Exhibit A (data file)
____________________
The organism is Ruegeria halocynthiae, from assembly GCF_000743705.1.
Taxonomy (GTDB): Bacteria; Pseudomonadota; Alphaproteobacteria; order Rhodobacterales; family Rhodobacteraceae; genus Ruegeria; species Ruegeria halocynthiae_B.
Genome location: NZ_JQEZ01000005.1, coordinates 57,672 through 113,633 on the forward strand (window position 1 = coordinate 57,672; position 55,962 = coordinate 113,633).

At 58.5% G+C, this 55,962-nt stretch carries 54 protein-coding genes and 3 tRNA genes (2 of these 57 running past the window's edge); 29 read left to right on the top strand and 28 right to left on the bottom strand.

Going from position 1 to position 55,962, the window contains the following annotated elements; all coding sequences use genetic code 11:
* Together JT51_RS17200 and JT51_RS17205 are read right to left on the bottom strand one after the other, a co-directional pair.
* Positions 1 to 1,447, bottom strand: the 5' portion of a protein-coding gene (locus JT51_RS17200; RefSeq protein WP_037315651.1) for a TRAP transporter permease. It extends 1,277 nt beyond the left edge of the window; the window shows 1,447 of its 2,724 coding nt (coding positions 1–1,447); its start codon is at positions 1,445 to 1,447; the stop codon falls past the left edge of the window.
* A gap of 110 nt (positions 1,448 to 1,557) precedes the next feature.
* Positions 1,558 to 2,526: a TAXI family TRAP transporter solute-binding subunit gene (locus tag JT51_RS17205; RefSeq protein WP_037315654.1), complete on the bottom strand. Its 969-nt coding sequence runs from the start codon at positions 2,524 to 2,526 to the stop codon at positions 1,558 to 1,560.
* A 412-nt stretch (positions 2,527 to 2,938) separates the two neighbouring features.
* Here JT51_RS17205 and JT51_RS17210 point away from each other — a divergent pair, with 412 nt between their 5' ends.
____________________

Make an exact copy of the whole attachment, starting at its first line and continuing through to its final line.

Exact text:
The organism is Ruegeria halocynthiae, from assembly GCF_000743705.1.
Taxonomy (GTDB): Bacteria; Pseudomonadota; Alphaproteobacteria; order Rhodobacterales; family Rhodobacteraceae; genus Ruegeria; species Ruegeria halocynthiae_B.
Genome location: NZ_JQEZ01000005.1, coordinates 57,672 through 113,633 on the forward strand (window position 1 = coordinate 57,672; position 55,962 = coordinate 113,633).

At 58.5% G+C, this 55,962-nt stretch carries 54 protein-coding genes and 3 tRNA genes (2 of these 57 running past the window's edge); 29 read left to right on the top strand and 28 right to left on the bottom strand.

Going from position 1 to position 55,962, the window contains the following annotated elements; all coding sequences use genetic code 11:
* Together JT51_RS17200 and JT51_RS17205 are read right to left on the bottom strand one after the other, a co-directional pair.
* Positions 1 to 1,447, bottom strand: the 5' portion of a protein-coding gene (locus JT51_RS17200; RefSeq protein WP_037315651.1) for a TRAP transporter permease. It extends 1,277 nt beyond the left edge of the window; the window shows 1,447 of its 2,724 coding nt (coding positions 1–1,447); its start codon is at positions 1,445 to 1,447; the stop codon falls past the left edge of the window.
* A gap of 110 nt (positions 1,448 to 1,557) precedes the next feature.
* Positions 1,558 to 2,526: a TAXI family TRAP transporter solute-binding subunit gene (locus tag JT51_RS17205; RefSeq protein WP_037315654.1), complete on the bottom strand. Its 969-nt coding sequence runs from the start codon at positions 2,524 to 2,526 to the stop codon at positions 1,558 to 1,560.
* A 412-nt stretch (positions 2,527 to 2,938) separates the two neighbouring features.
* Here JT51_RS17205 and JT51_RS17210 point away from each other — a divergent pair, with 412 nt between their 5' ends.